Vanegas v. American Energy Servcies (pdf), No. 07-0520 (Tex. Dec. 18, 2009) (Green)
(unilateral contract, contract formation and validity, enforceability)(illusory promise at the time it was made,
promise became enforceable upon performance)
ED VANEGAS, JIMMY D. HALMAN, SAM ARMSTRONG, ALEX CARBAJAL, ROGER FARRINGTON, CURTIS
HUFF, AND TITO BETANCUR v. AMERICAN ENERGY SERVICES, NIEWOEHNER PARTNERSHIP, L.P.,
RCH/HSJ/CCM/MCPI, L.P., AUTRY STEPHENS, JOHN CARNETT, BRACK BLACKWOOD, AND DENNIE MARTIN;
from Midland County; 11th district (11-06-00118-CV, 224 SW3d 544, 05-10-07)
Regardless of whether the promise was illusory at the time it was made, the promise
became enforceable upon the employees’ performance. The court of appeals erred in
holding otherwise. Accordingly, we reverse.
The Court reverses the court of appeals' judgment and remands the case to the trial court.
Justice Green delivered the opinion of the Court. [pdf]
View Electronic Briefs filed in VANEGAS v. AMERICAN ENERGY SERVICES
Vanegas v. American Energy Services (Tex. 2009) (Green)
Argued October 15, 2008
Justice Green delivered the opinion of the Court.
In this case, we are asked to decide the enforceability of an employer’s alleged promise to pay five percent of the
proceeds of a sale or merger of the company to employees who are still employed at the time of the sale or
merger. The employer, American Energy Services (AES), argues that because these were at-will employees, any
promise was illusory and therefore not enforceable—the company could have avoided the promise by firing the
employees at any time. The employees respond that the promise represented a unilateral contract, and by
staying on with the company until AES Acquisition, Inc. acquired AES several years later, they performed on the
contract, making it enforceable. We agree with the employees; continuing their employment with the company
until it was sold would constitute performance under such a unilateral contract, making the promise enforceable,
regardless of whether that promise may have been considered illusory at the time it was made. We therefore
reverse the court of appeals’ judgment and remand the case to the trial court to consider the merits.
AES was formed in the summer of 1996. AES hired the petitioners in this case (collectively, the employees) that
same year. The employees allege that in an operational meeting in June 1997, they voiced concerns to John
Carnett, a vice president of AES, about the continued viability of the company. The employees complained that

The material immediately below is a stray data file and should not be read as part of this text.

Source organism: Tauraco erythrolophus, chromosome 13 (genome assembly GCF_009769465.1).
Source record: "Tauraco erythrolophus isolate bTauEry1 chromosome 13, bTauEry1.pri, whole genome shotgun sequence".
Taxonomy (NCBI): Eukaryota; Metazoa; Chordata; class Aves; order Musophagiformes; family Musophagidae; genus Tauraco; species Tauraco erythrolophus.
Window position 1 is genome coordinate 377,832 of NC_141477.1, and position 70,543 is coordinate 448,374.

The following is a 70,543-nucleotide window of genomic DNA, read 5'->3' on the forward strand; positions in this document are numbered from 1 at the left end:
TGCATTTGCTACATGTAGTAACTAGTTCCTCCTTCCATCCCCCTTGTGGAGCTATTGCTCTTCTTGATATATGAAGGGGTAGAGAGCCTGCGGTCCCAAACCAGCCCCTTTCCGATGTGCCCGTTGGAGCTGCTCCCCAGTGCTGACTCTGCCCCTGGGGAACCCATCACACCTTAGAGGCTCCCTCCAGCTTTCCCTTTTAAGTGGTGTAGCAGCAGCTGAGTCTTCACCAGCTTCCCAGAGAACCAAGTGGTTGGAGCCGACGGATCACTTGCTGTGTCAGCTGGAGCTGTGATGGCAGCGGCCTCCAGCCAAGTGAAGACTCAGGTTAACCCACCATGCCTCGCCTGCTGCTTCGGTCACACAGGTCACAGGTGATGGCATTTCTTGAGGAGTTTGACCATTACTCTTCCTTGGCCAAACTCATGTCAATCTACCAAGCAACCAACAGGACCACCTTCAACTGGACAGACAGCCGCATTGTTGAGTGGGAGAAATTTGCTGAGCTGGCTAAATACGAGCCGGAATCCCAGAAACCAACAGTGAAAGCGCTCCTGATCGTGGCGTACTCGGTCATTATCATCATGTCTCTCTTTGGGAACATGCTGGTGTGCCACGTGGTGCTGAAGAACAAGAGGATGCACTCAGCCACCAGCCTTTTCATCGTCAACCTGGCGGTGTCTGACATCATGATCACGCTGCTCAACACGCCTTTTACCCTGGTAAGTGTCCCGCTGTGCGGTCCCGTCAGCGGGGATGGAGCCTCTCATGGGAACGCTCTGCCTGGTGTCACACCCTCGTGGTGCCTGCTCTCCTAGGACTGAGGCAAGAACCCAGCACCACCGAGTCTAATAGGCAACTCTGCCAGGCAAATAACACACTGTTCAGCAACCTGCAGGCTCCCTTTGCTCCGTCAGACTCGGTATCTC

the company required them to work long hours with antiquated equipment. The employees allege that, in an effort
to provide an incentive for them to stay with the company, Carnett promised the employees, who were at-will and
therefore free to leave the company at any time, that “in the event of sale or merger of AES, the original [eight]
employees remaining with AES at that time would get 5% of the value of any sale or merger of AES.” AES
Acquisition, Inc. acquired AES in 2001. Seven of the eight original employees were still with AES at the time of the
acquisition. Those remaining employees demanded their proceeds, and when the company refused to pay, the
employees sued, claiming AES breached the oral agreement.
AES moved for summary judgment on two grounds: that the agreement was illusory and therefore not
enforceable, and that it violated the statute of frauds.1 The employees responded that the promise represented
a unilateral contract, and by remaining employed for the stated period, the employees performed, thereby making
the promise enforceable. The trial court granted AES’s motion for summary judgment, and the employees
appealed. The court of appeals affirmed, holding that the alleged unilateral contract failed because it was not
supported by at least one non-illusory promise, citing this Court’s decision in Light v. Centel Cellular Co. of
Texas, 883 S.W.2d 642, 644–45 (Tex. 1994). 224 S.W.3d 544, 550 (Tex. App.—Eastland 2007). The employees
petitioned this Court for review, which we granted. 51 Tex. Sup. Ct. J. 771 (Apr. 18, 2008).
AES argues, and the court of appeals held, that our holdings in Light, 224 S.W.3d at 553, and Sheshunoff v.